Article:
Fs: the steady state chlorophyll fluorescence level.
F0: the minimum chlorophyll fluorescence yield in the dark-adapted state.
F0′: the minimum chlorophyll fluorescence yield in the light-adapted state.
Fm: the maximum chlorophyll fluorescence yield in the dark-adapted state.
Fm′: the maximum chlorophyll fluorescence yield in the light-adapted state.
Fv: the maximum variable chlorophyll fluorescence yield in the dark-adapted state.
Fv′: the maximum variable chlorophyll fluorescence yield in the light-adapted state.
Fv/Fm: the maximum quantum yield of the PSII primary photochemistry was calculated as (FmFo)/Fm.
Fv′/Fm′: the efficiency of excitation energy capture by open PSII reaction centers was calculated as (Fm′ − Fo′)/Fm′.
qP: photochemical quenching of chlorophyll fluorescence was calculated as (Fm′ − Fs)/(Fm′ − Fo′).
NPQ: non-photochemical quenching of chlorophyll fluorescence was calculated as (FmFm′)/Fm′.
PhiPSII: the quantum yield of PSII electron transport was calculated as (Fm′ − Fs)/Fm′.
PhiCO2: The quantum yield of the carboxylation rate [29,30].

2.4. Statistical Analysis

All experiments were replicated three times for each treatment. Six plants from each replicate were used for plant growth analyses, and three plants from each replicate were used for the determination of gas-exchange parameters and chlorophyll fluorescence. All statistical analysis was conducted with GraphPad Prism Software (GraphPad Software, Inc. La Jolla, California, USA) using the Tukey’s multiple range test at p < 0.05 level of significance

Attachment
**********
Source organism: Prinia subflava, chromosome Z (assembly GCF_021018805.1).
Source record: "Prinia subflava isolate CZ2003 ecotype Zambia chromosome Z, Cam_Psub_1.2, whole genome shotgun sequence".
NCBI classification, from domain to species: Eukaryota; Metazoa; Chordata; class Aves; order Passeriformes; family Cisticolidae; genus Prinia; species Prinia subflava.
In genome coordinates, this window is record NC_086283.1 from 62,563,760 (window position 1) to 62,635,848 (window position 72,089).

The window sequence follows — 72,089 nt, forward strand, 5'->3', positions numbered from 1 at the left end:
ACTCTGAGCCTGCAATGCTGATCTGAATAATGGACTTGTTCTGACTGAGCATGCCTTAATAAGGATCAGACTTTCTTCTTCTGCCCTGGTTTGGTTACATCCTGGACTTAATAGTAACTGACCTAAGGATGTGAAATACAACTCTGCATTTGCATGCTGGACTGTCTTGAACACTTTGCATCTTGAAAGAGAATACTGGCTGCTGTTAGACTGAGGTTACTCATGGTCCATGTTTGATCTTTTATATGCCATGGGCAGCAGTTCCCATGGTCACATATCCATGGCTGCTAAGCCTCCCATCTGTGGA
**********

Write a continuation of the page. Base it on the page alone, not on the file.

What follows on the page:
3. Results

3.1. Plant Growth and Chlorophyll Content

Multi-segment (C) and extended photoperiod (A) lighting strategies resulted in positive effects on plant growth relative to the short photoperiod (B) lighting strategy. Compared with the short photoperiod (B), multi-segment (C) lighting strategy increased total fresh weight of plants, total dry weight, shoot fresh weight, shoot dry weight, root fresh weight, and root dry weight by 10.5%, 11.5%, 11.4%, 11.3%, 12.4%, and 11.9%, respectively; however, the root/shoot ratio and chlorophyll content were not significantly affected (Figure 2).
Compared with the short photoperiod (B) lighting strategy, the extended photoperiod (A) lighting strategy increased total fresh weight, total dry weight, shoot fresh weight, shoot dry weight, root fresh weight, root dry weight, as well as both the root/shoot ratio, and SPAD by 8.6%, 8.5%, 7.6%, 7.4%, 14.5%, 6.9%, and 17.1%, respectively (Figure 2).

3.2. Mreasurements of Photosynthetic Parameters